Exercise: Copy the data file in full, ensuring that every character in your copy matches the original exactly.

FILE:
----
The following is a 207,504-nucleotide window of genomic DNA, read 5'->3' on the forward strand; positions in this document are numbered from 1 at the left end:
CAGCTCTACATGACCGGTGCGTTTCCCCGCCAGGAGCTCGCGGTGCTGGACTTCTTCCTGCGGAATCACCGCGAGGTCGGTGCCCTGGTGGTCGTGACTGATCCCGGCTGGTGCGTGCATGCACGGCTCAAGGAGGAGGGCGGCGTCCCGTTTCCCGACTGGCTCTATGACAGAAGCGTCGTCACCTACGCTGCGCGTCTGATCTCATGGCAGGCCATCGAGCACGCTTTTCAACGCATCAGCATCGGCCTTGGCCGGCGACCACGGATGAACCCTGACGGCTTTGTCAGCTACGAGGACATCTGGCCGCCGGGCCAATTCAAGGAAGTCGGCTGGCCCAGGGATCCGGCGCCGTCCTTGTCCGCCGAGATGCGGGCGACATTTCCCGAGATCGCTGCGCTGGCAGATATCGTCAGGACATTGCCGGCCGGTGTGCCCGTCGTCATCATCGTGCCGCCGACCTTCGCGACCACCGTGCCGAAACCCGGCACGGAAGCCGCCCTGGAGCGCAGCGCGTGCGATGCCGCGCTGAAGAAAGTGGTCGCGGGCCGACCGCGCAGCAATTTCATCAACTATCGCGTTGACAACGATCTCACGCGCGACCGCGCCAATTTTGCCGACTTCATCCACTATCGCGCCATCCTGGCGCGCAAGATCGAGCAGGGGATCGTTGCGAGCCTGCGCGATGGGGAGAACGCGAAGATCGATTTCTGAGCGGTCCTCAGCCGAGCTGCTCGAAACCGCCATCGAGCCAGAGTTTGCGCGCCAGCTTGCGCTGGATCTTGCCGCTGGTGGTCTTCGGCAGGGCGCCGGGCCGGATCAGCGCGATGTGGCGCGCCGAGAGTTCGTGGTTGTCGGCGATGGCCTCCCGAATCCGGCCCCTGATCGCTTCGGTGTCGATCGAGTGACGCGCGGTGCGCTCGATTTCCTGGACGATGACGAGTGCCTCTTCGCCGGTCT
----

The following is a 207,504-nucleotide window of genomic DNA, read 5'->3' on the forward strand; positions in this document are numbered from 1 at the left end:
CAGCTCTACATGACCGGTGCGTTTCCCCGCCAGGAGCTCGCGGTGCTGGACTTCTTCCTGCGGAATCACCGCGAGGTCGGTGCCCTGGTGGTCGTGACTGATCCCGGCTGGTGCGTGCATGCACGGCTCAAGGAGGAGGGCGGCGTCCCGTTTCCCGACTGGCTCTATGACAGAAGCGTCGTCACCTACGCTGCGCGTCTGATCTCATGGCAGGCCATCGAGCACGCTTTTCAACGCATCAGCATCGGCCTTGGCCGGCGACCACGGATGAACCCTGACGGCTTTGTCAGCTACGAGGACATCTGGCCGCCGGGCCAATTCAAGGAAGTCGGCTGGCCCAGGGATCCGGCGCCGTCCTTGTCCGCCGAGATGCGGGCGACATTTCCCGAGATCGCTGCGCTGGCAGATATCGTCAGGACATTGCCGGCCGGTGTGCCCGTCGTCATCATCGTGCCGCCGACCTTCGCGACCACCGTGCCGAAACCCGGCACGGAAGCCGCCCTGGAGCGCAGCGCGTGCGATGCCGCGCTGAAGAAAGTGGTCGCGGGCCGACCGCGCAGCAATTTCATCAACTATCGCGTTGACAACGATCTCACGCGCGACCGCGCCAATTTTGCCGACTTCATCCACTATCGCGCCATCCTGGCGCGCAAGATCGAGCAGGGGATCGTTGCGAGCCTGCGCGATGGGGAGAACGCGAAGATCGATTTCTGAGCGGTCCTCAGCCGAGCTGCTCGAAACCGCCATCGAGCCAGAGTTTGCGCGCCAGCTTGCGCTGGATCTTGCCGCTGGTGGTCTTCGGCAGGGCGCCGGGCCGGATCAGCGCGATGTGGCGCGCCGAGAGTTCGTGGTTGTCGGCGATGGCCTCCCGAATCCGGCCCCTGATCGCTTCGGTGTCGATCGAGTGACGCGCGGTGCGCTCGATTTCCTGGACGATGACGAGTGCCTCTTCGCCGGTCT